I wish to share with you an incident which ocurred recently involving one of my clients. It reflects a very poor level of customer service by a leading social network and shows very clearly how poorly these companies act in regard to the concerns of their users and non-users.
In this case, eHarmony needs to lift their game in regard to the policing of their network:
I am very proud to advise Intimate Image Abuse legislation was passed through State Parliament on the 19th Feb, 2019. I have been a key advocate for this legislation in Western Australia over the past 5 years and it is exciting to know my voice and the voices of many others have been heard by our Government.
The Criminal Law Amendment (Intimate Images) Act 2018, will come into effect on the 15th of April, 2019 and outlines the following:
How can such an App be created and launched with such ease and with little or no safety standards or accountability? In the real world you cannot create ANY physical environment, especially where the public are involved, without the strictest levels of accountability, safety and responsibility. You can't even get past an idea without jumping through a large number of hoops.
Cyber Flashing is where a random person will send an offensive image (usually sexual) to an innocent and usually unknown victim, over the Apple AirDrop network. In my experience, the most common places it is occurring is on public transport or within shopping centres and food halls.
Family Zone has released the worlds first stand-alone Cyber Safety smartphone and I am excited! Parents and even kids have been waiting for such a device for years and I am rapt that FZ have been the first to take up the charge. The 'FZ One' is an Alcatel device using Android OS and is available directly through Family Zone or Woolworths. It is only $199.00 and includes 12 months membership to Family Zone.
If you have a daughter under 15, chances are she is using TiKTok! Since launching in 2017, Tik Tok has grown massively and was the most downloaded App in 2018, gathering over 194million downloads across the iTunes and Google Play networks. TikTok is an App created in China and designed as an international peer to the massively popular Douyin App, which is based solely in China.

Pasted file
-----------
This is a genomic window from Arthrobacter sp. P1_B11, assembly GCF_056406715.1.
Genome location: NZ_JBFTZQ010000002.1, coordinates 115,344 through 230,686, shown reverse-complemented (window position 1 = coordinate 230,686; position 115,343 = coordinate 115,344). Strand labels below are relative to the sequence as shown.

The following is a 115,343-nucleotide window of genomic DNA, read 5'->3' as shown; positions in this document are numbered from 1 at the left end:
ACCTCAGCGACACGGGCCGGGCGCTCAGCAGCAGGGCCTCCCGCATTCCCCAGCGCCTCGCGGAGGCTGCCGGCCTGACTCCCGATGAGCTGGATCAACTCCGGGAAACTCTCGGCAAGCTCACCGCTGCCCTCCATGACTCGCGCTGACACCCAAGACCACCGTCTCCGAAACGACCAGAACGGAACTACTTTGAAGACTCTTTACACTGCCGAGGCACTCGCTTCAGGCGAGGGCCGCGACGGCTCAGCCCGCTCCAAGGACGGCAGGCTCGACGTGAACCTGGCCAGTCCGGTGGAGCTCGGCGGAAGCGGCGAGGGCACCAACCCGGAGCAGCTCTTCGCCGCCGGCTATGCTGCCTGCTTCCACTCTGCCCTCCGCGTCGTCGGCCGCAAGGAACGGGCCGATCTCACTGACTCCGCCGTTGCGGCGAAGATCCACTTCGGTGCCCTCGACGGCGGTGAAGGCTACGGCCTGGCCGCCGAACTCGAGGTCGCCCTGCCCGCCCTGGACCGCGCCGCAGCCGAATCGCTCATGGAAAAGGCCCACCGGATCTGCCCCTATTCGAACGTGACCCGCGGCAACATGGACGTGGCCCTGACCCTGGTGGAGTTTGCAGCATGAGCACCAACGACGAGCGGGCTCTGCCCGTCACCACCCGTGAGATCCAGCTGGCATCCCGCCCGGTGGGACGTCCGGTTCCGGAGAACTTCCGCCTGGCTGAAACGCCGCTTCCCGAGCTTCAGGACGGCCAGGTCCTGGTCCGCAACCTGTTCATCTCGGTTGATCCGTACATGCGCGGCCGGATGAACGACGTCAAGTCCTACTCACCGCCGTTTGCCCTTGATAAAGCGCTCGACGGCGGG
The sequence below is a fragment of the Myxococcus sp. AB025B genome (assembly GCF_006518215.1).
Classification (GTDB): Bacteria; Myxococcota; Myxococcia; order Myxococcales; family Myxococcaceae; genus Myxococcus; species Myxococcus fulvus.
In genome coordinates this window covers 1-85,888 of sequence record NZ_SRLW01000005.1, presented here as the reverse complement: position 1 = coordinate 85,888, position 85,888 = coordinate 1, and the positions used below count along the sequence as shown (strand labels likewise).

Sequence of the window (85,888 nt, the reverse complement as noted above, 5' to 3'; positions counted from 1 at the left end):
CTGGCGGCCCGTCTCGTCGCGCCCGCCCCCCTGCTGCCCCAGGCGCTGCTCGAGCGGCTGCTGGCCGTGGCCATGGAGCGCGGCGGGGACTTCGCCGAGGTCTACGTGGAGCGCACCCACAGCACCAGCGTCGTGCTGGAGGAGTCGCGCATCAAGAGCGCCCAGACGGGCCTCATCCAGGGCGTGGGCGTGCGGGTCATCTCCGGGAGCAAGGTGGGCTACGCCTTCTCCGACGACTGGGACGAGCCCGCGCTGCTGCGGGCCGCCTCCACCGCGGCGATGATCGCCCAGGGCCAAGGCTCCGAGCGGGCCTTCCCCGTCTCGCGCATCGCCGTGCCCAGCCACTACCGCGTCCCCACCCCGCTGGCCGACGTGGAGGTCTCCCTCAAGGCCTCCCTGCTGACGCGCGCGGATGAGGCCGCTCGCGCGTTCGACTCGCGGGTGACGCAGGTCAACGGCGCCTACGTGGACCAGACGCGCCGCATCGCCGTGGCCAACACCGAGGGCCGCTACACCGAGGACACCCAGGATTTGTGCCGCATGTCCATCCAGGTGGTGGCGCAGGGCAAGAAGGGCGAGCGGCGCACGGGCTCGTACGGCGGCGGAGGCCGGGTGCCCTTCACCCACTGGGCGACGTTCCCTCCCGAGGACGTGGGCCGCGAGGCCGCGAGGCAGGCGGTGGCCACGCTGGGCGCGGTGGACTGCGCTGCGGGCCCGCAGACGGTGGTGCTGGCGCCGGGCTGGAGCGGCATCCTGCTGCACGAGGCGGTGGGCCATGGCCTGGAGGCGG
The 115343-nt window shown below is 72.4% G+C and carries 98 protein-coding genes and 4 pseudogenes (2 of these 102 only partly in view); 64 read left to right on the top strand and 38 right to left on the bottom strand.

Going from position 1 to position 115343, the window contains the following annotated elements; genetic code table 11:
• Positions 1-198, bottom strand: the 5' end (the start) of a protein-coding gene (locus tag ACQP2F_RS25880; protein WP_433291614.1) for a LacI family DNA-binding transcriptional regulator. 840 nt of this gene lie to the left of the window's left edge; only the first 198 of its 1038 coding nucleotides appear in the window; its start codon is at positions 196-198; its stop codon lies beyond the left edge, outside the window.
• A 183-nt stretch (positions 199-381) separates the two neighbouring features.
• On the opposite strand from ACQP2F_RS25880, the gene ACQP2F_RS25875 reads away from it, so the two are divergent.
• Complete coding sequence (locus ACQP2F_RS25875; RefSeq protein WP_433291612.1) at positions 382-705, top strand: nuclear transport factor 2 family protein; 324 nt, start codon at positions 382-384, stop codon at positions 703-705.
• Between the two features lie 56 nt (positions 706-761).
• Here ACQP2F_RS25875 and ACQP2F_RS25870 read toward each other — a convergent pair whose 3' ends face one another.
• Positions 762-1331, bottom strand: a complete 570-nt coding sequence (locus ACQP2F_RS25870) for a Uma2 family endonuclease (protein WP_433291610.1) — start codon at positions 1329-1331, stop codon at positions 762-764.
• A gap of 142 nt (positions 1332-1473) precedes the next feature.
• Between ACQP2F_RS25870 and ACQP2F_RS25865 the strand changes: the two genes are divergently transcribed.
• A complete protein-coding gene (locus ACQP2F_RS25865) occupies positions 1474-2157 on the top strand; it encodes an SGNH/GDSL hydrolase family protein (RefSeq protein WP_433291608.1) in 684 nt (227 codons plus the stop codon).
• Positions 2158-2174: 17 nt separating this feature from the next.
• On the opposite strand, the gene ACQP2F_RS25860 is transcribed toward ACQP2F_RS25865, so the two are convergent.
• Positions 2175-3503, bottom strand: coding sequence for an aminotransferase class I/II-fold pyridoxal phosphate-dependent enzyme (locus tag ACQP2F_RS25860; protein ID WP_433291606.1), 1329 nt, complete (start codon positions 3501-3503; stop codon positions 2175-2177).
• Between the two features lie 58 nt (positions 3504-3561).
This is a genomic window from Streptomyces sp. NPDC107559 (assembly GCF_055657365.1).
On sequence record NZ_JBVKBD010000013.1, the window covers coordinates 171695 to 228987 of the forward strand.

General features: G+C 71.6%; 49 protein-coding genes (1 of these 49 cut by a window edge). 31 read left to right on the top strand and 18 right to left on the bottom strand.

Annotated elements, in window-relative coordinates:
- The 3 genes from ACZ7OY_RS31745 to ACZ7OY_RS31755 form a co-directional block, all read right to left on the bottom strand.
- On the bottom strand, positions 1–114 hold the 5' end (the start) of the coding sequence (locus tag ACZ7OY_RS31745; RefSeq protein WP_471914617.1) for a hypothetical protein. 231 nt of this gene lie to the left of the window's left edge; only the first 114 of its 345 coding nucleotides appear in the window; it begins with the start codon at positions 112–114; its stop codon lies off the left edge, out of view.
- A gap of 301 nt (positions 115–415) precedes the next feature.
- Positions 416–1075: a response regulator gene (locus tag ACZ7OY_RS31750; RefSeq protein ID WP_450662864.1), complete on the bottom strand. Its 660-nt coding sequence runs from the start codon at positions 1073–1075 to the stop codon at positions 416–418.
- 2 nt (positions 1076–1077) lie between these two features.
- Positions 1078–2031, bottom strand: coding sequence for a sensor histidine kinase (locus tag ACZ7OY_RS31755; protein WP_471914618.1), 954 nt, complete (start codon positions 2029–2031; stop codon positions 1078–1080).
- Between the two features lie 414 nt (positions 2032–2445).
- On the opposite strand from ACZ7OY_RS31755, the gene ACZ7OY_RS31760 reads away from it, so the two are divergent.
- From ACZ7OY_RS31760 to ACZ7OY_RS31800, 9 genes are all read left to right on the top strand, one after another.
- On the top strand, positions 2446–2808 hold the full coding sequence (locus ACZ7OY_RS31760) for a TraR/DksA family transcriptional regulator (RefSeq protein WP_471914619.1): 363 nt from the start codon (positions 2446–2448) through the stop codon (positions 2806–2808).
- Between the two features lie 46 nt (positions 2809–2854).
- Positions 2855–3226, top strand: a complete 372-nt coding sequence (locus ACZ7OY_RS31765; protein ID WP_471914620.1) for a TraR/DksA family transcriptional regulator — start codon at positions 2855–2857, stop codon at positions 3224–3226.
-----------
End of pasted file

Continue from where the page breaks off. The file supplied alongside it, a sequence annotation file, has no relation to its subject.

Most of us have been guilty of it! A proud parent posting a photo of their childs' first day at primary or high school on social media for relatives and family to see. I believe such an exciting moment should be captured and shared but so often we are forgetting how far our images can go online and exactly how easy it is to identify kids through such images. Social networking is designed to spread information and the networks almost discourage us from taking efforts to minimise that exposure.
There are an infinite number of Apps popping up each year and it is very difficult for parents to keep on top of what their kids are using. More importantly, there are a large number of websites parents can visit to get reveiws or advice on the most popular Apps currently being used. Some of these sites offer good advice, some do not. So figuring out what is safe to use and what is not, is sometimes a difficult prospect. Though I do not wish to add more confusion to this topic, the best approach is to become as informed as possible.
There is no actual App called Snapchat Premium (SP). If you are looking to download SP, you won't find it anywhere, it is simply the name users will refer to when they are promoting their Snapchat account as a nude sharing service. A great many users across the Snapchat network, mainly young women, are creating SP accounts in order to make money through the 'sale and distribution' of their intimate and naked images or sexual acts.
At 4:03pm on Monday the 26th of June 2006, a crime that would shock the nation occurred at the Livingston Shopping Centre in Canning Vale, Western Australia. 8 year old Sofia Rodriguez Urrutia Shu was brutally and callously sexually assaulted and murdered by 22 year old Dante Wyndham Arthurs. Sofia was at the shops with her uncle, brother and sister, when she walked down a short passageway to go to the toilet.
As a former WA Police Officer, sites like OMEGLE were a constant frustration, seeming to hide behind a disclaimer "Do not use if you are under 18." It seems that statement devolves the creators of any responsibility for the protection of their users. Especially if those users are children. Yes, kids should not be on these sites. I agree with that 100%, but does that mean if they are, whatever happens to them is excusable or "their own fault"? Omegle is a simple video chat website where you can interact cam to cam with anyone around the world.